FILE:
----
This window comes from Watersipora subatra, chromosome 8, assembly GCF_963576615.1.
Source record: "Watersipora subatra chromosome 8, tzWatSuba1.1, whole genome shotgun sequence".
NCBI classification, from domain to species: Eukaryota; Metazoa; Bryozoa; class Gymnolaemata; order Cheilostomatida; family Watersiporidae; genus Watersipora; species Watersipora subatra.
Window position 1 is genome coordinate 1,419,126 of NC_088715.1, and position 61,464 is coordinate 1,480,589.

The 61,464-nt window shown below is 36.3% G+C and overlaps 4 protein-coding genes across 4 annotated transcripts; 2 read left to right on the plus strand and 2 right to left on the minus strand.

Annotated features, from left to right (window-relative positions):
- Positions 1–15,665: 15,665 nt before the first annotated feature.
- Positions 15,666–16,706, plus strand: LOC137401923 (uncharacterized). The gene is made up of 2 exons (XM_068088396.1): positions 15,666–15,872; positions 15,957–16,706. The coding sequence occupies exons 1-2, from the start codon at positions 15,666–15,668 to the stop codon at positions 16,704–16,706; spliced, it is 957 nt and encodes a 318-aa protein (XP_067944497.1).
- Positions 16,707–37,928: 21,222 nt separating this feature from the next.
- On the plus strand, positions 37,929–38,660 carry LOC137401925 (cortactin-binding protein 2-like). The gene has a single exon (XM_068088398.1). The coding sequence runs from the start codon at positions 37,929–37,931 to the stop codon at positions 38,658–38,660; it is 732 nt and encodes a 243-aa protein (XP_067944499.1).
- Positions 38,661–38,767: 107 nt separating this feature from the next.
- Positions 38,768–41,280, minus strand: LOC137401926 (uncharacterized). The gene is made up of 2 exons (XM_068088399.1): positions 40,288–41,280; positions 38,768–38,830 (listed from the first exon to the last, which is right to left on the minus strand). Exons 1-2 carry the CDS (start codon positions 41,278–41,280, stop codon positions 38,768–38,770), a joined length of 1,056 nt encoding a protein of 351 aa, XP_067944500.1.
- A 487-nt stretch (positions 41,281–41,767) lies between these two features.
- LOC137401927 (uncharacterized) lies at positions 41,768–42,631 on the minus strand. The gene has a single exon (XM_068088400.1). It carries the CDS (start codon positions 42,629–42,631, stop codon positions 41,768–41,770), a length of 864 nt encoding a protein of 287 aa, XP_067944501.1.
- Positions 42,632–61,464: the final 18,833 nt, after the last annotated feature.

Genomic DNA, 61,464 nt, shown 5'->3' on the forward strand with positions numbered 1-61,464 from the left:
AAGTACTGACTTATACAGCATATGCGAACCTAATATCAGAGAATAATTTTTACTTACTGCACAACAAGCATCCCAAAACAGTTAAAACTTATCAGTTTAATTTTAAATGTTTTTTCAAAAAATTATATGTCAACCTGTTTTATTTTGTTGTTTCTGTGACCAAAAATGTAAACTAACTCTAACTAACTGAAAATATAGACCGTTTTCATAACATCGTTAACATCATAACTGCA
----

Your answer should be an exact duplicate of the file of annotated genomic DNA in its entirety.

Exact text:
This window comes from Watersipora subatra, chromosome 8, assembly GCF_963576615.1.
Source record: "Watersipora subatra chromosome 8, tzWatSuba1.1, whole genome shotgun sequence".
NCBI classification, from domain to species: Eukaryota; Metazoa; Bryozoa; class Gymnolaemata; order Cheilostomatida; family Watersiporidae; genus Watersipora; species Watersipora subatra.
Window position 1 is genome coordinate 1,419,126 of NC_088715.1, and position 61,464 is coordinate 1,480,589.

The 61,464-nt window shown below is 36.3% G+C and overlaps 4 protein-coding genes across 4 annotated transcripts; 2 read left to right on the plus strand and 2 right to left on the minus strand.

Annotated features, from left to right (window-relative positions):
- Positions 1–15,665: 15,665 nt before the first annotated feature.
- Positions 15,666–16,706, plus strand: LOC137401923 (uncharacterized). The gene is made up of 2 exons (XM_068088396.1): positions 15,666–15,872; positions 15,957–16,706. The coding sequence occupies exons 1-2, from the start codon at positions 15,666–15,668 to the stop codon at positions 16,704–16,706; spliced, it is 957 nt and encodes a 318-aa protein (XP_067944497.1).
- Positions 16,707–37,928: 21,222 nt separating this feature from the next.
- On the plus strand, positions 37,929–38,660 carry LOC137401925 (cortactin-binding protein 2-like). The gene has a single exon (XM_068088398.1). The coding sequence runs from the start codon at positions 37,929–37,931 to the stop codon at positions 38,658–38,660; it is 732 nt and encodes a 243-aa protein (XP_067944499.1).
- Positions 38,661–38,767: 107 nt separating this feature from the next.
- Positions 38,768–41,280, minus strand: LOC137401926 (uncharacterized). The gene is made up of 2 exons (XM_068088399.1): positions 40,288–41,280; positions 38,768–38,830 (listed from the first exon to the last, which is right to left on the minus strand). Exons 1-2 carry the CDS (start codon positions 41,278–41,280, stop codon positions 38,768–38,770), a joined length of 1,056 nt encoding a protein of 351 aa, XP_067944500.1.
- A 487-nt stretch (positions 41,281–41,767) lies between these two features.
- LOC137401927 (uncharacterized) lies at positions 41,768–42,631 on the minus strand. The gene has a single exon (XM_068088400.1). It carries the CDS (start codon positions 42,629–42,631, stop codon positions 41,768–41,770), a length of 864 nt encoding a protein of 287 aa, XP_067944501.1.
- Positions 42,632–61,464: the final 18,833 nt, after the last annotated feature.

Genomic DNA, 61,464 nt, shown 5'->3' on the forward strand with positions numbered 1-61,464 from the left:
AAGTACTGACTTATACAGCATATGCGAACCTAATATCAGAGAATAATTTTTACTTACTGCACAACAAGCATCCCAAAACAGTTAAAACTTATCAGTTTAATTTTAAATGTTTTTTCAAAAAATTATATGTCAACCTGTTTTATTTTGTTGTTTCTGTGACCAAAAATGTAAACTAACTCTAACTAACTGAAAATATAGACCGTTTTCATAACATCGTTAACATCATAACTGCA